A group of satellite television technicians plausibly alleged that DIRECTV LLC and one of its prime contractors are liable as joint employers for their Fair Labor Standards Act (FLSA) overtime claims, according to a federal district court in Illinois.
The federal court — in denying motions to dismiss filed by DIRECTV and DirectSat USA LLC — found that the workers sufficiently alleged that the companies had some control over hiring and firing and exerted substantial control over work schedules and employment conditions.
The ruling contrasts with a previous decision by the same federal court last year in which the court held that another group of technicians failed to plausibly allege that DIRECTV and DirectSat were joint employers, showing that the joint employment inquiry under FLSA fact-specific.
Control Over Hiring, Termination and Scheduling
With respect to control over hiring and firing, the federal court stated that the technicians claimed although the companies did not directly accept applications or conduct interviews, they nevertheless authorized subcontractors to hire technicians only when they met DIRECTV’s non-discretionary pre-hire conditions.
Those conditions included completing certain training and passing criminal history and drug screenings. The workers also claimed that the companies retained the ultimate and unilateral authority to terminate their employment by de-authorizing their technician ID number and prohibiting them from continuing to receive work orders. Therefore, the court concluded that the technicians sufficiently pled that DIRECTV and DirectSat had influence over the hiring and firing process.
Additionally, the technicians sufficiently alleged that the companies used an online scheduling and management system to assign them work orders and monitor and track them.
They also claimed that the companies evaluated their work and demanded improvement where necessary, as well as required them to wear uniforms and drive branded vehicles.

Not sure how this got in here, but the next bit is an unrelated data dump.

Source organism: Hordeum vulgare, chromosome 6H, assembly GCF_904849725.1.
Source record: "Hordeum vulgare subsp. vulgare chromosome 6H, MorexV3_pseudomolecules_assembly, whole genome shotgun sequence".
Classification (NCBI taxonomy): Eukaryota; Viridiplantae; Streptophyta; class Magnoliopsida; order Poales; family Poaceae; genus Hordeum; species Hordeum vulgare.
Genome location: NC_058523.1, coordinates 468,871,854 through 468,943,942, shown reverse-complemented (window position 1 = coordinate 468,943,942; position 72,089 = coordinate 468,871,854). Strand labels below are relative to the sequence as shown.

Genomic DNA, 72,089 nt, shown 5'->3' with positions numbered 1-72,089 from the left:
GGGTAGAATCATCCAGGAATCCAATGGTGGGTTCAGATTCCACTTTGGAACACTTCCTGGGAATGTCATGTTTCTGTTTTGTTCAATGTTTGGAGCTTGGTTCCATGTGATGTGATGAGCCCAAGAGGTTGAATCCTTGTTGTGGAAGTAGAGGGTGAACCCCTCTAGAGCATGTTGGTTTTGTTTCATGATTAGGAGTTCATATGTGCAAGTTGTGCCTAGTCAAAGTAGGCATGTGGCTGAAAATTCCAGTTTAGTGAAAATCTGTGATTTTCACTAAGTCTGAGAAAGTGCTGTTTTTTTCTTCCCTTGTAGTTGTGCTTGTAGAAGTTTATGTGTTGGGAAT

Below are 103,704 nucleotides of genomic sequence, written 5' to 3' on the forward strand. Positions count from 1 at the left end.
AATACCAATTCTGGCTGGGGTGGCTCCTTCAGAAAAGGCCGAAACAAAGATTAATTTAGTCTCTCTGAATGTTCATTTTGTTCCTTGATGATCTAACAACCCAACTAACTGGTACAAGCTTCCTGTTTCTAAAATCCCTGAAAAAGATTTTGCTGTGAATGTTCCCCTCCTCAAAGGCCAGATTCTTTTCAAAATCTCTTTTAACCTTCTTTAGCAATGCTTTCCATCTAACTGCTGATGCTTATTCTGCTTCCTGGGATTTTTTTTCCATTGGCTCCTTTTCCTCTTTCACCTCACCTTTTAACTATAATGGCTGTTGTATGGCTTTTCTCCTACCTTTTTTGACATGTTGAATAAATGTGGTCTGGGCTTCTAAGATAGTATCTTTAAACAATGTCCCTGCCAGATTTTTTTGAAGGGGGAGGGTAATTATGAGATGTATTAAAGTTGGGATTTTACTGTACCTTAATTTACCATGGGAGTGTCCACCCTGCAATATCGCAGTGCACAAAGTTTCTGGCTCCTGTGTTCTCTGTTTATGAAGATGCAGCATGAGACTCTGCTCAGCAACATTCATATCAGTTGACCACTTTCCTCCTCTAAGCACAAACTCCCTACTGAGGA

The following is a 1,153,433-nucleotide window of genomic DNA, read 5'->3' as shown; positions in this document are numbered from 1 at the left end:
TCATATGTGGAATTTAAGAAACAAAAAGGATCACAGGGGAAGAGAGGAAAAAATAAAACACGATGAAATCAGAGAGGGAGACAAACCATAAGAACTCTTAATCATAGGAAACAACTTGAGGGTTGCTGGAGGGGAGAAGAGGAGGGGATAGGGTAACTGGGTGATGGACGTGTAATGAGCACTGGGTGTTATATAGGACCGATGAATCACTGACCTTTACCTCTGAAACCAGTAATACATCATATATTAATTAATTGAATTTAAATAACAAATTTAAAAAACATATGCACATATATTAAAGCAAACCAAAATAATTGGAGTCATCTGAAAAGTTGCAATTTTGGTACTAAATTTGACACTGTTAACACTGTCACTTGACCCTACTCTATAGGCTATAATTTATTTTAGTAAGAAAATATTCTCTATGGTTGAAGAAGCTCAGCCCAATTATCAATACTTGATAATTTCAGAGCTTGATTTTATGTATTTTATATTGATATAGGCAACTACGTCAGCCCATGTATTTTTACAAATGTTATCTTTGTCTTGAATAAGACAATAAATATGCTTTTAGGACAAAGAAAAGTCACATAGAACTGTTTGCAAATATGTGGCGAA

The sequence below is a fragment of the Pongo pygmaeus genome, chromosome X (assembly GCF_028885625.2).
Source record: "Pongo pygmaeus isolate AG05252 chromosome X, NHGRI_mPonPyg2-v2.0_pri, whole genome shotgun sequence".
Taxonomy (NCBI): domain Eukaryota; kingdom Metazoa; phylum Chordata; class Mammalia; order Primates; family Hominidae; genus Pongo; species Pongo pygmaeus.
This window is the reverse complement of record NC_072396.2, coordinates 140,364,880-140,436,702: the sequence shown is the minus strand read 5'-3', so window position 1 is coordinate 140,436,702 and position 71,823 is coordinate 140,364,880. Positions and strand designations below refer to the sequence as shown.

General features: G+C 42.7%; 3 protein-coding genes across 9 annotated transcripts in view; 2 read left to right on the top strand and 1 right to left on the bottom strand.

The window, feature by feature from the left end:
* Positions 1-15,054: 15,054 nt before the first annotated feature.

Joint Employment Under FLSA
FLSA is meant to prevent employers from avoiding responsibility with its wage and overtime requirements by using third-party operations. Thus, courts look at the economic realities of the employment relationship when determining whether an employer is a joint employer under FLSA.
In doing so, courts apply a number of factors to determine whether a worker is economically dependent on a purported employer and is thus engaged in an employment relationship. Some of these factors include whether the employer has the power to direct, control, or supervise the worker or the work performed, whether an employer has the power to hire or fire, modify the employment conditions, or determine the pay rates.
If an employer is considered a joint employer of a worker under FLSA, then the employer must comply with FLSA’s overtime and minimum wage requirements.
You should call (855) 754-2795 or complete the Free Unpaid Overtime Case Review form on the top right of this page if you believe that your joint employers have deprived you of your wage rights under FLSA.
Our top-rated team of wage lawyers will evaluate your situation to determine your best course of action. We will also determine if it is in your best interest to file a lawsuit against your joint employers.
There are strict time limitations for filing, so it is important that you call our experienced attorneys today.